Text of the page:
Dennis thought I ought to share this short story that I wrote. It represents one of my folk theologies…

“There once was a man who wished to learn physics because he wanted to be like God. As early as high school, he began studying and studying, but try as he might, he could not seem to pass the class. On into college he moved, hoping that his failure was due to the high school teachers. But after taking physics from each of the professors who offered physics at the university, he still had failed to master physics (though he did at last succeed at passing his final course with a C-). Throughout the rest of the young man’s life, he studied physics and hoped and prayed that he could somehow master it so that he could become like God. Late in life, he finally resigned himself to the fact that he would just not master physics before death would master him, so he decided that as soon as he died, he would ask God to teach him physics. Two years later, the man died. On the other side, the first person he met was God. He told God of his struggle (which, of course, God knew all about) and asked God to open his understanding so that the man could master physics and become like God. God laughed a hearty laugh and then suddenly looked at the man seriously. ‘Look around,’ God said to the man. The man did and noticed that he was surrounded by the multitudes of spirits who had left their mortal existence. ‘How many of these individuals do you think mastered physics during their lifetime?’ God asked the man. The man replied that he did not know, but guessed very few. God turned and looked around at the billions of spirits before responding, ‘There are enough here who have mastered physics and, when you need a physicist, we will get you a physicist.'”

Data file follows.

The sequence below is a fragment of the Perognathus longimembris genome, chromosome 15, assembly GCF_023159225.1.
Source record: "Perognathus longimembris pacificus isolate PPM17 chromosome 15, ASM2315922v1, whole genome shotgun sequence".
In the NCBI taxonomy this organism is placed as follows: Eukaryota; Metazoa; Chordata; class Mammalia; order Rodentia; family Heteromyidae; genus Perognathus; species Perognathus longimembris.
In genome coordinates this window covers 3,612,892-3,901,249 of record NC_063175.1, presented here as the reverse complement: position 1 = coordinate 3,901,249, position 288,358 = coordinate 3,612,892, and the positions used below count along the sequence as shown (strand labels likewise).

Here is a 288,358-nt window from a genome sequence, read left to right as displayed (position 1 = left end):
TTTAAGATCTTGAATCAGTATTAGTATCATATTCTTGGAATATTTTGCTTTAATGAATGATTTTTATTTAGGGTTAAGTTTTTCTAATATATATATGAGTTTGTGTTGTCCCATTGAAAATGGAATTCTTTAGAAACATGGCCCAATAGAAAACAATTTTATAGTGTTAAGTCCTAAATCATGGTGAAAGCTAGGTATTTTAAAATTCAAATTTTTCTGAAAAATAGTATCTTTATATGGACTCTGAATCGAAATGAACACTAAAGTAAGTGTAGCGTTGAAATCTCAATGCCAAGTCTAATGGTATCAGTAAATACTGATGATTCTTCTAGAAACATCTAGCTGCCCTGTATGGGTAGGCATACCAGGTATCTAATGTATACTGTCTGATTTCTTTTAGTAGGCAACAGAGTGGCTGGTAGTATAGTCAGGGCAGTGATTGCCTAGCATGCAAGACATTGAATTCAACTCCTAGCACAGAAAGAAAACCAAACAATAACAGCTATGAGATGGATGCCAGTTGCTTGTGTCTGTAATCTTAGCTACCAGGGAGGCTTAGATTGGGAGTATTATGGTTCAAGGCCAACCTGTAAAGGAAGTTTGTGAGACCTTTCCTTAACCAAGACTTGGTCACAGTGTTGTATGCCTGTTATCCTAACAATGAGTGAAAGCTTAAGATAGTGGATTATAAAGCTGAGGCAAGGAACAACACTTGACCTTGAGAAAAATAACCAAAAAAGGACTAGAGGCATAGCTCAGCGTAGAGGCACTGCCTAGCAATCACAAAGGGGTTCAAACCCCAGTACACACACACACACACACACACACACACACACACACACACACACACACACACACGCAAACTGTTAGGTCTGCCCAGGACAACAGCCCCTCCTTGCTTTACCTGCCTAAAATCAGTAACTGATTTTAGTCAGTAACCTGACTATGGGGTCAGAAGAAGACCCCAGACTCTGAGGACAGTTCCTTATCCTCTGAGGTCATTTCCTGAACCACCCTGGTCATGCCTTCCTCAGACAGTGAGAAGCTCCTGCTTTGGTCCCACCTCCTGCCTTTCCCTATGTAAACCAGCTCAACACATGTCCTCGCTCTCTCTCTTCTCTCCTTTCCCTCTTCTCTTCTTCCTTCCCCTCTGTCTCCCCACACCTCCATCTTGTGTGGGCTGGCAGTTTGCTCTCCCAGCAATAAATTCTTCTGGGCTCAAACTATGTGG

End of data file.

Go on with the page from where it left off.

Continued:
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5 Responses

  1. Thanks, Joe.

    There have been several times (such as Sunday School lessons) when somebody says that an education is chemistry, physics, etc. is really important because in the Celestial Kingdom we’re going to be creating worlds.

    I’m OK with the idea that education in general (of whatever topic) is a critical and engaging process that gives us experience that is for our good. But the idea that God uses the principles of chemistry, physics, etc. to create worlds is laughable to me.

    Moreover, why aren’t we thinking more about how our educations can directly benefit people here and now?

    In your story you push the line even further, suggesting a communitarian approach to “perfection.” I think this is very compelling, and something that really goes against the grain of the Western-induced individualism that infiltrates LDS views of eternal progression.

  2. Joe,

    You are absolutely right! God isn’t the “ultimate physicist”…

    However, He IS the ultimate behavioral psychologist!

  3. I think I see what you’re getting at with this story, however I wouldn’t want to see it used as a justification for not trying to gain an education.